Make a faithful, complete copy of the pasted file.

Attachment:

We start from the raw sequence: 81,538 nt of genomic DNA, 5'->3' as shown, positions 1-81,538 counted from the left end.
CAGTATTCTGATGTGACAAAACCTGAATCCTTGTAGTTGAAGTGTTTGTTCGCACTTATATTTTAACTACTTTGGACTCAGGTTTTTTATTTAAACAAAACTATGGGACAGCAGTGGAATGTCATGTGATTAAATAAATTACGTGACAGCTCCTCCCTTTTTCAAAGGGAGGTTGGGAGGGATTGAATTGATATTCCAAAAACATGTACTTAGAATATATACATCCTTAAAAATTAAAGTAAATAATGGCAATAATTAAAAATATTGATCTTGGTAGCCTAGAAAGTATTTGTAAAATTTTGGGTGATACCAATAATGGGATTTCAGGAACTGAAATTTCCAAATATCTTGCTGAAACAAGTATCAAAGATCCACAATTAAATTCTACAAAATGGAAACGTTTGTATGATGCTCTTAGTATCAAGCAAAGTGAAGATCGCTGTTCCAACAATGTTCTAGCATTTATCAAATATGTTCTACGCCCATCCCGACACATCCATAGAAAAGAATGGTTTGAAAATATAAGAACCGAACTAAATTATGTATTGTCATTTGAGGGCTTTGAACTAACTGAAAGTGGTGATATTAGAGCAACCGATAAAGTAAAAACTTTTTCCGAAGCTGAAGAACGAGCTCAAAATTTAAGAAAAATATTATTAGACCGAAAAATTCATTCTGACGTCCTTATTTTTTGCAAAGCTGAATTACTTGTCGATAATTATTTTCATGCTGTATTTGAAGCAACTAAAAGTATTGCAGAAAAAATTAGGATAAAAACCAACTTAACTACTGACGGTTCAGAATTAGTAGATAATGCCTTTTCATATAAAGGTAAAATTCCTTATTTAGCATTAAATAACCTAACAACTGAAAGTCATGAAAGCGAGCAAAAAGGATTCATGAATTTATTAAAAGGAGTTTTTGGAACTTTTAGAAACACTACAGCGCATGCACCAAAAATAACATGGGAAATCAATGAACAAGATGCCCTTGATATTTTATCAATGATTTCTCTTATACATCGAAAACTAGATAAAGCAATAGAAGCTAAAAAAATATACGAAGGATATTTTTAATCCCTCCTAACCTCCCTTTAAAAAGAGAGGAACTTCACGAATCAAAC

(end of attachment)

We start from the raw sequence: 81,538 nt of genomic DNA, 5'->3' as shown, positions 1-81,538 counted from the left end.
CAGTATTCTGATGTGACAAAACCTGAATCCTTGTAGTTGAAGTGTTTGTTCGCACTTATATTTTAACTACTTTGGACTCAGGTTTTTTATTTAAACAAAACTATGGGACAGCAGTGGAATGTCATGTGATTAAATAAATTACGTGACAGCTCCTCCCTTTTTCAAAGGGAGGTTGGGAGGGATTGAATTGATATTCCAAAAACATGTACTTAGAATATATACATCCTTAAAAATTAAAGTAAATAATGGCAATAATTAAAAATATTGATCTTGGTAGCCTAGAAAGTATTTGTAAAATTTTGGGTGATACCAATAATGGGATTTCAGGAACTGAAATTTCCAAATATCTTGCTGAAACAAGTATCAAAGATCCACAATTAAATTCTACAAAATGGAAACGTTTGTATGATGCTCTTAGTATCAAGCAAAGTGAAGATCGCTGTTCCAACAATGTTCTAGCATTTATCAAATATGTTCTACGCCCATCCCGACACATCCATAGAAAAGAATGGTTTGAAAATATAAGAACCGAACTAAATTATGTATTGTCATTTGAGGGCTTTGAACTAACTGAAAGTGGTGATATTAGAGCAACCGATAAAGTAAAAACTTTTTCCGAAGCTGAAGAACGAGCTCAAAATTTAAGAAAAATATTATTAGACCGAAAAATTCATTCTGACGTCCTTATTTTTTGCAAAGCTGAATTACTTGTCGATAATTATTTTCATGCTGTATTTGAAGCAACTAAAAGTATTGCAGAAAAAATTAGGATAAAAACCAACTTAACTACTGACGGTTCAGAATTAGTAGATAATGCCTTTTCATATAAAGGTAAAATTCCTTATTTAGCATTAAATAACCTAACAACTGAAAGTCATGAAAGCGAGCAAAAAGGATTCATGAATTTATTAAAAGGAGTTTTTGGAACTTTTAGAAACACTACAGCGCATGCACCAAAAATAACATGGGAAATCAATGAACAAGATGCCCTTGATATTTTATCAATGATTTCTCTTATACATCGAAAACTAGATAAAGCAATAGAAGCTAAAAAAATATACGAAGGATATTTTTAATCCCTCCTAACCTCCCTTTAAAAAGAGAGGAACTTCACGAATCAAAC